Church should be a place of grace givers
Our SBC’s Baptist Press released an article Oct. 4 titled, “Study: 1,300-plus dismissed from Baptist church staffs in ’05.” What a tragedy to the name of Christ and the testimony of Christ to the lost world. It is not confined to smaller churches either. We know of two mega churches in a terrible situation in a neighboring state and numerous smaller churches of our state.
These tragedies can affect the message and ministry of a church for decades … even generations. One church that I am now familiar with cannot find solid, theologically conservative staff to come serve. They have searched for years, only to be turned down by candidate after candidate. Why? When the candidates discover the history of the church’s conflict, they run. I think they reason this way, “Why should I subject my family to serve in a church that doesn’t have forgiveness and grace in it?” Churches that do not resolve conflicts in a godly way drive the next generation from them as well.
If children, students and new-to-the-faith believers see the church as a beehive of fussing, fighting, bitterness and dispute, they leave. They may ask themselves something like, “Why do I want to be part of a mess like this? Life has its own troubles, why come to church and find it?” As soon as students get their driver’s licenses or graduate from high school, they are lost to the life of the church. New believers simply leave and slip away to another church. Many times, it is a small minority who, driven by legalism and operating by manipulation and control, can drive a majority away.
Every church and Christian entity will experience conflict at some point in its life. Why? Because we are a fallen creation. But, the power of Christ and Scripture can guide us safely through even the most troubled waters.
Let me encourage you to work hard at becoming a “grace person” and helping your church become a “grace place.”
“Do you not know that the unjust will not inherit God’s kingdom? Do not be deceived: no sexually immoral people, idolaters, adulterers, male prostitutes, homosexuals, thieves, greedy people, drunkards, revilers, or swindlers will inherit God’s kingdom. Some of you were like this; but you were washed, you were sanctified, you were justified in the name of the Lord Jesus Christ and by the Spirit of our God,” 1 Cor 6:9-11.
These three Corinthian verses simply remind us that every one of us was at some point outside of God’s grace. As God’s grace was extended to you, it is inherent in Christian character to extend grace to those around us. Jesus never used the word “grace” itself. He just taught it and He lived it.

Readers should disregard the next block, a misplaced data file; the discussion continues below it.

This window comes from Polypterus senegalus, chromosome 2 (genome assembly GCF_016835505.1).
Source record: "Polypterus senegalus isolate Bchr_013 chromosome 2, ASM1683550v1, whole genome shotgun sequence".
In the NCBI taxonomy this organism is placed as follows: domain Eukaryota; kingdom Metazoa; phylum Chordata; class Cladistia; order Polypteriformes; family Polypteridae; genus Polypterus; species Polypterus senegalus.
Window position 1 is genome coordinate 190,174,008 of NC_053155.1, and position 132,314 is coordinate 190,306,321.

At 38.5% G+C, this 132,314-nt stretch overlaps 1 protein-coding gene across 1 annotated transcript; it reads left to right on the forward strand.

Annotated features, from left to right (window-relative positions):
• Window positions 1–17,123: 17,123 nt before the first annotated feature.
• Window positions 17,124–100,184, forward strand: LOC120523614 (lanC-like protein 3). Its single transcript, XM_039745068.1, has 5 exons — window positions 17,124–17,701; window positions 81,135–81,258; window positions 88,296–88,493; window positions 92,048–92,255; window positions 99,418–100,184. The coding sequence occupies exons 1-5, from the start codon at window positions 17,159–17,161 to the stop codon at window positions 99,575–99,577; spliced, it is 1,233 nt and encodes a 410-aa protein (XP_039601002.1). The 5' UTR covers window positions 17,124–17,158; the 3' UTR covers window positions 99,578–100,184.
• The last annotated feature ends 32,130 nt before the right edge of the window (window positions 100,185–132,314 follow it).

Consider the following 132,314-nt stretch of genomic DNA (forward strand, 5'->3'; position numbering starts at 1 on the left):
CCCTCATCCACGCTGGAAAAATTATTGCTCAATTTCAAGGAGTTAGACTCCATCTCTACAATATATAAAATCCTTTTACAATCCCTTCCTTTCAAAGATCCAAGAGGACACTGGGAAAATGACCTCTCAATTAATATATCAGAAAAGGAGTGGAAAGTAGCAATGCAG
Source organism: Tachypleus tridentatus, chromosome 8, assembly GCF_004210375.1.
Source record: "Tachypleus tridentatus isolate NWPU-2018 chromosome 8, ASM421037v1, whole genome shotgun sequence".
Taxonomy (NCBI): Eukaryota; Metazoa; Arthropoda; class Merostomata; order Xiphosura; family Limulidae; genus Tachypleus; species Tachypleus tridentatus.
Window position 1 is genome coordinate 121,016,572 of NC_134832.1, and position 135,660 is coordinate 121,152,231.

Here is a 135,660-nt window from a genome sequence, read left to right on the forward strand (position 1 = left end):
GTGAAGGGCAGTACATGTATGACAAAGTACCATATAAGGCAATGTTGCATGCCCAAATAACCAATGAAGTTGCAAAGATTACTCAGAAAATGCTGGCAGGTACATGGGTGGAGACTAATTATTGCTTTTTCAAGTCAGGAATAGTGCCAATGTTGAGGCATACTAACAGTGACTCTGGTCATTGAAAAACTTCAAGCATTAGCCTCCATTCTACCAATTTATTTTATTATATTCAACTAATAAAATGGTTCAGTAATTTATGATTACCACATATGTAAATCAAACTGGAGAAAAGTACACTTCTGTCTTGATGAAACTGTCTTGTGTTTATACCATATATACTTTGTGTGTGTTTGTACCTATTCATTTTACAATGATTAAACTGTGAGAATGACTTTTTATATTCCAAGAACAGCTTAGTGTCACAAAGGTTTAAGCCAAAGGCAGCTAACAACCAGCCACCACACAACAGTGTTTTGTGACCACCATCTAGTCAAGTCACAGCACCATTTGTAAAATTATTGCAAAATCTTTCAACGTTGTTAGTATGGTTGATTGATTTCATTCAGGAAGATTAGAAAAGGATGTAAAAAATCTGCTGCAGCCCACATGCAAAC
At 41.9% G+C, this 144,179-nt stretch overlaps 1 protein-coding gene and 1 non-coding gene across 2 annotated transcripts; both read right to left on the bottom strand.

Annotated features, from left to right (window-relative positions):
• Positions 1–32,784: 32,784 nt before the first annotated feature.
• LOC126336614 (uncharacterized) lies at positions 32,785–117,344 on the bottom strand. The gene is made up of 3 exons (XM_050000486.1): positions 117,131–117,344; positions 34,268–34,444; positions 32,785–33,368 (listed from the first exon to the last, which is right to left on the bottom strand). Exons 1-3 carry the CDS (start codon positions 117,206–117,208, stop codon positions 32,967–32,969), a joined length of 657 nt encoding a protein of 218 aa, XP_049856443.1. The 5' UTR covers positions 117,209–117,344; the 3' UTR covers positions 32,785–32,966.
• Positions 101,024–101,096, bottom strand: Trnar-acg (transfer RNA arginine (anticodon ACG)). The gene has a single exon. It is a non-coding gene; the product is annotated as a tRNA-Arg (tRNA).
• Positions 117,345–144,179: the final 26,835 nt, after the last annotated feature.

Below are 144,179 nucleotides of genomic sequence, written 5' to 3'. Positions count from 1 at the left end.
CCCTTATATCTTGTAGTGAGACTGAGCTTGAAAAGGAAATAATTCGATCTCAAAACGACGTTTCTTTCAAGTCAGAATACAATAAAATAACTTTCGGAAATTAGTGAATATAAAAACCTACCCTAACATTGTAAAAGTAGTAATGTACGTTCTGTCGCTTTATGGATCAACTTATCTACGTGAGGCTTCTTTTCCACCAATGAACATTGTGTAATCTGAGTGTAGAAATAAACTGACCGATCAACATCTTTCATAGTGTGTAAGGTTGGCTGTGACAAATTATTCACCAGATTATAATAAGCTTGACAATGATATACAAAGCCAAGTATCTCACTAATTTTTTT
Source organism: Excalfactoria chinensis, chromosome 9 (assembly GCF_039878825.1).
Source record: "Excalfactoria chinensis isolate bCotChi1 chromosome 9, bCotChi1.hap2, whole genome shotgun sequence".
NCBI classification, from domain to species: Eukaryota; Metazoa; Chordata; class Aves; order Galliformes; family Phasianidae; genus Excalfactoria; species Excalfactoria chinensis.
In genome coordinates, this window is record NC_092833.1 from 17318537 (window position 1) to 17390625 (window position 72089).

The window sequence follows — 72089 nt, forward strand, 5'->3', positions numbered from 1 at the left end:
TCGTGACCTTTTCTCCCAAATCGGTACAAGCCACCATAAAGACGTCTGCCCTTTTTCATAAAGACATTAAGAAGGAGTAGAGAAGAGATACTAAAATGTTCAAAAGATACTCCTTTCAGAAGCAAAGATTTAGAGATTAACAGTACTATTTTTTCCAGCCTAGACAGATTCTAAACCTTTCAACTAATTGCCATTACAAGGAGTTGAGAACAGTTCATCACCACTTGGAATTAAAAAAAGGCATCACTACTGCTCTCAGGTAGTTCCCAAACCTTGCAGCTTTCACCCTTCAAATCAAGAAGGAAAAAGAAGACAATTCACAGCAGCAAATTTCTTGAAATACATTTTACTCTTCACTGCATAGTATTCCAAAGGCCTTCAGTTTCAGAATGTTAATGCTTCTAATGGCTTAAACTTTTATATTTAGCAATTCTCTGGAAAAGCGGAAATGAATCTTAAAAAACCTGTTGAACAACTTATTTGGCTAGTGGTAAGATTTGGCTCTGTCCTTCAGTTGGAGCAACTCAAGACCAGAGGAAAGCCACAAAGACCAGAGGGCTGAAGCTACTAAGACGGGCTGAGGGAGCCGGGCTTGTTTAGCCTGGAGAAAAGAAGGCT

Consider the Samaritan woman at the well of Sychar in John 4. If Jesus had been a legalist, he would not have talked to this Samaritan; he would have walked around their country, not through it.
Another of the most wonderful and extensive displays of God’s grace is found in Matthew chapter one. In this genealogy of Jesus Christ we find listed four women. One was a woman made pregnant by incest, one was a harlot, one was an adulteress and another was from the despised nation of the Moabites. Isn’t this incredible? It seems to shout at me and say that God’s grace can be extended to anyone.
If God so freely and completely extends grace like this and Jesus taught and lived grace, shouldn’t we too be givers of grace?
I believe that many church conflicts and struggles can be better served and solved with grace. It authenticates the message of Christ to the world. “For by grace you are saved through faith and that not of ourselves, it is a gift of God …,” Eph. 2:8. What God gives us, we need to extend to others. It should be natural.
Many lost people don’t have a problem with Jesus; they have a problem with the church, because it is not consistent with the grace demonstrated by Jesus.
No one but God knows the reasons for each of the 1,300 terminations in SBC life last year from our churches. Some may certainly be justified. But I am personally aware of far too many that are due to legalism, control issues and family cliques in churches. Legalism kills; it does not build anything. In fact, an entire book of the Bible is devoted to the subject of rejecting legalism – the book of Galatians.
I believe in my heart that there just has to be a better solution in our Baptist life than the stigma of 1,300 terminations.
Let me close this article by including a few quotes I have gleaned that say so much in such small space:
“Bound and shackled by legalists’ lists of do’s and don’ts, intimidated and immobilized by others’ demands and expectations, far too many in God’s family merely exist in the tight radius of bondage, dictated by those who have appointed themselves our judge and jury,” said Chuck Swindoll.
“I find it tragic that religious killjoys have almost succeeded in taking the freedom and fun out of faith,” he said.
“[The] moralizing and legalizing of the Gospel of God’s grace is a dull heresy peddled to disappointed people who are angry because they have not received what they had no good reason to expect,” said Catholic author Richard J. Neuhaus.
“Love that goes upward is worship; love that goes outward is affection; love that stoops is grace,” said Donald G. Barnhouse.
“…(P)reaching grace is not only risky, but the fact that some take it to an unwise extreme is proof that a minister is indeed preaching the true grace of God,” said the late British preacher D. Martyn Lloyd-Jones.
Most people want to come to church to joyfully worship the Lord Jesus and grow in His grace. They don’t come to be part of a legalistic, politically correct social club. Be a grace giver and be happy.